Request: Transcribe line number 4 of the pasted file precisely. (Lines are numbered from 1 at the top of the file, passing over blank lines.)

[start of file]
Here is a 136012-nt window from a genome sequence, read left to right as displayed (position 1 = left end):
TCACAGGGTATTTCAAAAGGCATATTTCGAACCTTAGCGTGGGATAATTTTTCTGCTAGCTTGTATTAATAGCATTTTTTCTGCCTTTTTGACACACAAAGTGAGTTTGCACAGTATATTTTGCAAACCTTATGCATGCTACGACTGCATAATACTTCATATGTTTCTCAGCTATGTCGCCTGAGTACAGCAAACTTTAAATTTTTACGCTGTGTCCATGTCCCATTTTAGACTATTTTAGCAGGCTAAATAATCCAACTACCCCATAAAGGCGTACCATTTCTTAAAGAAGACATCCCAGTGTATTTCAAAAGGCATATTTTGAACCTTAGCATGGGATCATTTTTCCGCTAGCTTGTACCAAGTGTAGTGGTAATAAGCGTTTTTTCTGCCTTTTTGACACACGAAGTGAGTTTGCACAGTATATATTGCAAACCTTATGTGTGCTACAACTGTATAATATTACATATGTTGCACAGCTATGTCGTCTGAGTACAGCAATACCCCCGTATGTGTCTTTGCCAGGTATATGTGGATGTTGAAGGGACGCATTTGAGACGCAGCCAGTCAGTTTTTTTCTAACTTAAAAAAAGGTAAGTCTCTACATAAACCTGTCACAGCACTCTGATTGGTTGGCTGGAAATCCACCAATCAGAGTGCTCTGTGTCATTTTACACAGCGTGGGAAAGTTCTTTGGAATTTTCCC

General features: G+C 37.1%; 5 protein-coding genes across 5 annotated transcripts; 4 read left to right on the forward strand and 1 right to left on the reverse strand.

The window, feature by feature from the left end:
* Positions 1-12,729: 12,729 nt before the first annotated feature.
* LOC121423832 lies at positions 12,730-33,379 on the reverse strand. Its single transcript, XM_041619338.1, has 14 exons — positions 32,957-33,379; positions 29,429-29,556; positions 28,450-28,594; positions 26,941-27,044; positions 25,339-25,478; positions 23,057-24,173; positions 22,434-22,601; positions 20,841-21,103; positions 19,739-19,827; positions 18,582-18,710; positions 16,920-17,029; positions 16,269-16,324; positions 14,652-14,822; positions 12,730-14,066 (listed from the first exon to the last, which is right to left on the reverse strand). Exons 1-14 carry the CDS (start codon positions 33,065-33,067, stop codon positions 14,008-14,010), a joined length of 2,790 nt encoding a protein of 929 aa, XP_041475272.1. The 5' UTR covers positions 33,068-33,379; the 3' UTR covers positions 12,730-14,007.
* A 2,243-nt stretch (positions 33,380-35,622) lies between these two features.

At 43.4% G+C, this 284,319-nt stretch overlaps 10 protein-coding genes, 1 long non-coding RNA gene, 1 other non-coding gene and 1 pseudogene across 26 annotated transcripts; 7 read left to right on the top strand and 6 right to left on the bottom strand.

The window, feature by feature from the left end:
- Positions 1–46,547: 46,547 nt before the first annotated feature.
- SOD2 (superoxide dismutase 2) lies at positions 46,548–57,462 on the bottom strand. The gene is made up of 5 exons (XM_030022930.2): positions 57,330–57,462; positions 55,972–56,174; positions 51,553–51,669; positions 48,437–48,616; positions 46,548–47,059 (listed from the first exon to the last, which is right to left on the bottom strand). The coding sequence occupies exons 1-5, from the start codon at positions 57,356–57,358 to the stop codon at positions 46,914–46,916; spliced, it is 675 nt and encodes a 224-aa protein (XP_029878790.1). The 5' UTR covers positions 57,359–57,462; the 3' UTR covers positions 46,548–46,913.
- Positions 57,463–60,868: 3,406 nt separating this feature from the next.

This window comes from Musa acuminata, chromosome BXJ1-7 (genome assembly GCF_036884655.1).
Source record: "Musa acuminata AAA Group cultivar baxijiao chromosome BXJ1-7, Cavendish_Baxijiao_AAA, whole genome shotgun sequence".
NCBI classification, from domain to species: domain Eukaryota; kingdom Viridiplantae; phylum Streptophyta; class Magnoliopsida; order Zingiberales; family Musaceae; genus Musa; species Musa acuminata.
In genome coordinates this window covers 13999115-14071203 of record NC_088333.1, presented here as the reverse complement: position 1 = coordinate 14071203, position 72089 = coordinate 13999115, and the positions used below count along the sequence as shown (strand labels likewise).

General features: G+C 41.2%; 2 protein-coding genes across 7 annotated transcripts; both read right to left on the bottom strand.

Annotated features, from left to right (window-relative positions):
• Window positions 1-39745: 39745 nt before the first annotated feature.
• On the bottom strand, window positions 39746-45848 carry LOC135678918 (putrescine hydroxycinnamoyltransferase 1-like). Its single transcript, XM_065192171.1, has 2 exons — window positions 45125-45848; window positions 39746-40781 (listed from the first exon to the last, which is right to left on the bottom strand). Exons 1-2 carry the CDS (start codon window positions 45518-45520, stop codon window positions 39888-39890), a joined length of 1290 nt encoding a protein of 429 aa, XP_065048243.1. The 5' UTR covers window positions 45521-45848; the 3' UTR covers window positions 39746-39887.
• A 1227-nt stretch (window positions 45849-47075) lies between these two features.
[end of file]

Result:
The window, feature by feature from the left end: